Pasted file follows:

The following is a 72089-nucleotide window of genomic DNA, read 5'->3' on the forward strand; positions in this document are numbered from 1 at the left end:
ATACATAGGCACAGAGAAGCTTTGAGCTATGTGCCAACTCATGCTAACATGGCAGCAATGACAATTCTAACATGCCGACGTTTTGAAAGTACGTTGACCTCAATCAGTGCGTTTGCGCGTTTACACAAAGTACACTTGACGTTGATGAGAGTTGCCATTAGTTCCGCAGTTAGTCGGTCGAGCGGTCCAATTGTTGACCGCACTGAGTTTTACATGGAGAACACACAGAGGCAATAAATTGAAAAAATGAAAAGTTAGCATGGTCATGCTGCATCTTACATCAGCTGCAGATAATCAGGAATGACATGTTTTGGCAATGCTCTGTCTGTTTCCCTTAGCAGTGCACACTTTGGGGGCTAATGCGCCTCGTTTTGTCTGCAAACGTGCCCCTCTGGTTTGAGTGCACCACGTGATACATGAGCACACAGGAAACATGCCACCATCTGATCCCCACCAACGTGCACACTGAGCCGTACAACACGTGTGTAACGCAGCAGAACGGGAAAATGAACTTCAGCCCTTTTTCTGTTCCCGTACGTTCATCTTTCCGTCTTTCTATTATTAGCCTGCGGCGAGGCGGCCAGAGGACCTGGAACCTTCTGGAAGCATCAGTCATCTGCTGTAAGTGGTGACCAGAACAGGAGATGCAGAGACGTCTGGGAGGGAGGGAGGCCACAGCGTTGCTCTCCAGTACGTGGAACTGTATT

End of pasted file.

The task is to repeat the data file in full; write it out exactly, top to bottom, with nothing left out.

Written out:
The following is a 72089-nucleotide window of genomic DNA, read 5'->3' on the forward strand; positions in this document are numbered from 1 at the left end:
ATACATAGGCACAGAGAAGCTTTGAGCTATGTGCCAACTCATGCTAACATGGCAGCAATGACAATTCTAACATGCCGACGTTTTGAAAGTACGTTGACCTCAATCAGTGCGTTTGCGCGTTTACACAAAGTACACTTGACGTTGATGAGAGTTGCCATTAGTTCCGCAGTTAGTCGGTCGAGCGGTCCAATTGTTGACCGCACTGAGTTTTACATGGAGAACACACAGAGGCAATAAATTGAAAAAATGAAAAGTTAGCATGGTCATGCTGCATCTTACATCAGCTGCAGATAATCAGGAATGACATGTTTTGGCAATGCTCTGTCTGTTTCCCTTAGCAGTGCACACTTTGGGGGCTAATGCGCCTCGTTTTGTCTGCAAACGTGCCCCTCTGGTTTGAGTGCACCACGTGATACATGAGCACACAGGAAACATGCCACCATCTGATCCCCACCAACGTGCACACTGAGCCGTACAACACGTGTGTAACGCAGCAGAACGGGAAAATGAACTTCAGCCCTTTTTCTGTTCCCGTACGTTCATCTTTCCGTCTTTCTATTATTAGCCTGCGGCGAGGCGGCCAGAGGACCTGGAACCTTCTGGAAGCATCAGTCATCTGCTGTAAGTGGTGACCAGAACAGGAGATGCAGAGACGTCTGGGAGGGAGGGAGGCCACAGCGTTGCTCTCCAGTACGTGGAACTGTATT